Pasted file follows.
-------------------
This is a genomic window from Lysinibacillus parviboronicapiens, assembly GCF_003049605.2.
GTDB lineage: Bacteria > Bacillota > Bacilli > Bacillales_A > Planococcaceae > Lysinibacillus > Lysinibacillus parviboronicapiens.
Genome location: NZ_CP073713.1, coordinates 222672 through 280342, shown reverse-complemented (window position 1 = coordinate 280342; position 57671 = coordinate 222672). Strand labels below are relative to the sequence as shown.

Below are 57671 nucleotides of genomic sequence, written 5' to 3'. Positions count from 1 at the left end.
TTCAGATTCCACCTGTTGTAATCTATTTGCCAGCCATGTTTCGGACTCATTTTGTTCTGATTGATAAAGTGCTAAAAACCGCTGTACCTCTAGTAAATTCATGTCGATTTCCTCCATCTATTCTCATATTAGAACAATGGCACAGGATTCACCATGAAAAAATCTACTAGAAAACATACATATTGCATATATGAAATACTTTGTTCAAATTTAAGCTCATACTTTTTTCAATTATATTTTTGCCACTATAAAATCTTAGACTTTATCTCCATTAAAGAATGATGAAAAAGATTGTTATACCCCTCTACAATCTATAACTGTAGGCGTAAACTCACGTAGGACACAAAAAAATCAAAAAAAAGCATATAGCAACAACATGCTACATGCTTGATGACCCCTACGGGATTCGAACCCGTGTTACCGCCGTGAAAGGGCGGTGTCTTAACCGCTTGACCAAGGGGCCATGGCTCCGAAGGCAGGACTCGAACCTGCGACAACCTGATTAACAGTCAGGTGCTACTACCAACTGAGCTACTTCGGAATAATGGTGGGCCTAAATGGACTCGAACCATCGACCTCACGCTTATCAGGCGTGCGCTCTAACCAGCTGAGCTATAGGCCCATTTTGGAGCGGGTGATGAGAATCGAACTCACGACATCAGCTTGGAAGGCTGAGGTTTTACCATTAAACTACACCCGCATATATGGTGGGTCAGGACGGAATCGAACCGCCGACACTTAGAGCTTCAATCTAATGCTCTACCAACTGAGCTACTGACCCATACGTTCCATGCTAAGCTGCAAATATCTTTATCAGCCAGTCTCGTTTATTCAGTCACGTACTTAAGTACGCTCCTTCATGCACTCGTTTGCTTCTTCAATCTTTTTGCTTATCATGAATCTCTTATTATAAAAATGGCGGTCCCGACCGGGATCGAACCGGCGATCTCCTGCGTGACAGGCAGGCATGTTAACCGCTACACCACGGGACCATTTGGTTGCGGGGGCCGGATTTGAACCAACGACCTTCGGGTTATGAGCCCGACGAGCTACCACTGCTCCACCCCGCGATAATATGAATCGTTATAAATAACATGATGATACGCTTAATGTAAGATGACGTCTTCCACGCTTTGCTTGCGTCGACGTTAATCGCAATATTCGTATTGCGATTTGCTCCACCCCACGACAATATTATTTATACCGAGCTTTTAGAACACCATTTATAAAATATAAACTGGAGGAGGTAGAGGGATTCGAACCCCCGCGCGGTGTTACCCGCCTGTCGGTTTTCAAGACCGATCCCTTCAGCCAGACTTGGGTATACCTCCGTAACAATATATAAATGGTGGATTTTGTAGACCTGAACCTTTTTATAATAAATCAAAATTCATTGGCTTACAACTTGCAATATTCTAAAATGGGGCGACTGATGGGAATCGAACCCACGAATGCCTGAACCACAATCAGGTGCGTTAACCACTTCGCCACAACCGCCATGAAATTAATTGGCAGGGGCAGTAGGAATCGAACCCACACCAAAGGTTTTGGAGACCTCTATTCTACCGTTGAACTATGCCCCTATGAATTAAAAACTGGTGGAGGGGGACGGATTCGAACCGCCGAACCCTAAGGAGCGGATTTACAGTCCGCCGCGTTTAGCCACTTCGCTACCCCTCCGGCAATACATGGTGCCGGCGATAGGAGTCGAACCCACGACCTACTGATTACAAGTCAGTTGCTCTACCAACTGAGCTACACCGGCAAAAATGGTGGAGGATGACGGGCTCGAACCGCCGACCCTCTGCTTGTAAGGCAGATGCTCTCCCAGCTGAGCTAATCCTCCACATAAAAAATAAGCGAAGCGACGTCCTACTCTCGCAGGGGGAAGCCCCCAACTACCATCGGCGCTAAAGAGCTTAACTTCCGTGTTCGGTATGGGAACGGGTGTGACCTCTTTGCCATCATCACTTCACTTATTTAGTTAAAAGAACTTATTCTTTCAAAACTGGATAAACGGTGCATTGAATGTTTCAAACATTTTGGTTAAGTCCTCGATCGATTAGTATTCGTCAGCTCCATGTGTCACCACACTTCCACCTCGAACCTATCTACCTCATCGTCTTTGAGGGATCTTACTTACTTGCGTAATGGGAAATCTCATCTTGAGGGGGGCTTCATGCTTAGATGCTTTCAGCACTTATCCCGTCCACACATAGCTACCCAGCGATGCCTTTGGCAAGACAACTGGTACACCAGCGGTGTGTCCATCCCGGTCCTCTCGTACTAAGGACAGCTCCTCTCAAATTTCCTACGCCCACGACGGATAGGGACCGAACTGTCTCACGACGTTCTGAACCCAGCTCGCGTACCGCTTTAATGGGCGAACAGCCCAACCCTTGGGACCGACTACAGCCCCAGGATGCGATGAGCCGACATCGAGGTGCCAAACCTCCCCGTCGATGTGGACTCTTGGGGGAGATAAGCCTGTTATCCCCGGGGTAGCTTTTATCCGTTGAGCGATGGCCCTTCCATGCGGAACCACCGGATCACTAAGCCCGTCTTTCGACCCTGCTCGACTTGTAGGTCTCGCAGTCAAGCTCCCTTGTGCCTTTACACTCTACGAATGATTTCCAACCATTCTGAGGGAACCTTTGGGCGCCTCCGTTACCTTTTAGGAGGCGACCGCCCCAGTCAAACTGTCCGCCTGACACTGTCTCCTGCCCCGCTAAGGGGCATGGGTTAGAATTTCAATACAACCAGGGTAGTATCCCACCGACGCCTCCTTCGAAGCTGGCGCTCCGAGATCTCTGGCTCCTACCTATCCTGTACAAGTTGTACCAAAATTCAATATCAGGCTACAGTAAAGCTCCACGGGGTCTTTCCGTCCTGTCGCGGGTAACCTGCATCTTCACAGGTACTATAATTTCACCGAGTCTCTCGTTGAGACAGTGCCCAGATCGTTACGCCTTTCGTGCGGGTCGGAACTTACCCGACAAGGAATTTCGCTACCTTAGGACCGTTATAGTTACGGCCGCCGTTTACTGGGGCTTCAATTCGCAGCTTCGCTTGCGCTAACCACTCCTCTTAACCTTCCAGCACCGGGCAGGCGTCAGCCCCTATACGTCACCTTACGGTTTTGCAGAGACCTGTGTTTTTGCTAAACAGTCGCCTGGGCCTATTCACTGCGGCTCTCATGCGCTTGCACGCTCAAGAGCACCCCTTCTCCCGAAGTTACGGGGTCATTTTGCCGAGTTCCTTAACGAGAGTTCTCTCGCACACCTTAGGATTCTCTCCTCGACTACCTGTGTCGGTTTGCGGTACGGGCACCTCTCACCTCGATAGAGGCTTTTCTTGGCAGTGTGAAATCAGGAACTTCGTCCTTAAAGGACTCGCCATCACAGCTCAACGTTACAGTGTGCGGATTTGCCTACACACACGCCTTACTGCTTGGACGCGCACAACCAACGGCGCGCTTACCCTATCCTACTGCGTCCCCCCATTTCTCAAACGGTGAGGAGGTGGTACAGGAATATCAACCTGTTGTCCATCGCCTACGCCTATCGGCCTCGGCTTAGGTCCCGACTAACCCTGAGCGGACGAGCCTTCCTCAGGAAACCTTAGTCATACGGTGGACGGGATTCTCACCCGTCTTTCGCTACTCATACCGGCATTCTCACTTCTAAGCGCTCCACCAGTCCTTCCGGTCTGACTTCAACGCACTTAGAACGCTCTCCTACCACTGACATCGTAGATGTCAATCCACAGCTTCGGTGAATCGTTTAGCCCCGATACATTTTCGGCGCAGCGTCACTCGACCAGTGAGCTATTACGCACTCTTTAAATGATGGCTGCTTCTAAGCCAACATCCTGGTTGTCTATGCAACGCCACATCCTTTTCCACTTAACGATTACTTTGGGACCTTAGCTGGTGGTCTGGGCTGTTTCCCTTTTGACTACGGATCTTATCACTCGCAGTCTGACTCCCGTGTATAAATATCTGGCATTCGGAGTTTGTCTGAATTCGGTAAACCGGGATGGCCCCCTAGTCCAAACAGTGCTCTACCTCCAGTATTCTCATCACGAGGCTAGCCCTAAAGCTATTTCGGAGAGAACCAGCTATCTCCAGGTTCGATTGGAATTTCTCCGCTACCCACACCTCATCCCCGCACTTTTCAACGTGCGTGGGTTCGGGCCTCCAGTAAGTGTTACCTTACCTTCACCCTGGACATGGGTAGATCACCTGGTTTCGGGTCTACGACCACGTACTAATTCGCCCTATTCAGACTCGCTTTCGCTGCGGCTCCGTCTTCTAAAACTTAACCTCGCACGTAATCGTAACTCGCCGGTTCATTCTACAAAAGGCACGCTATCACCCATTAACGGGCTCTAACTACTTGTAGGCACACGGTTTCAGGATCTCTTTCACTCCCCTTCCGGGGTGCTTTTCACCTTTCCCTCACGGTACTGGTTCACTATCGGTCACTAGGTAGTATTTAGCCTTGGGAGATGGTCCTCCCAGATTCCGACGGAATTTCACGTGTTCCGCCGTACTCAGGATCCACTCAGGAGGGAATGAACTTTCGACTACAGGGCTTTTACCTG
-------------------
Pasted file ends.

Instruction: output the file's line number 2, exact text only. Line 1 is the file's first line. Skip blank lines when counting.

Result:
GTDB lineage: Bacteria > Bacillota > Bacilli > Bacillales_A > Planococcaceae > Lysinibacillus > Lysinibacillus parviboronicapiens.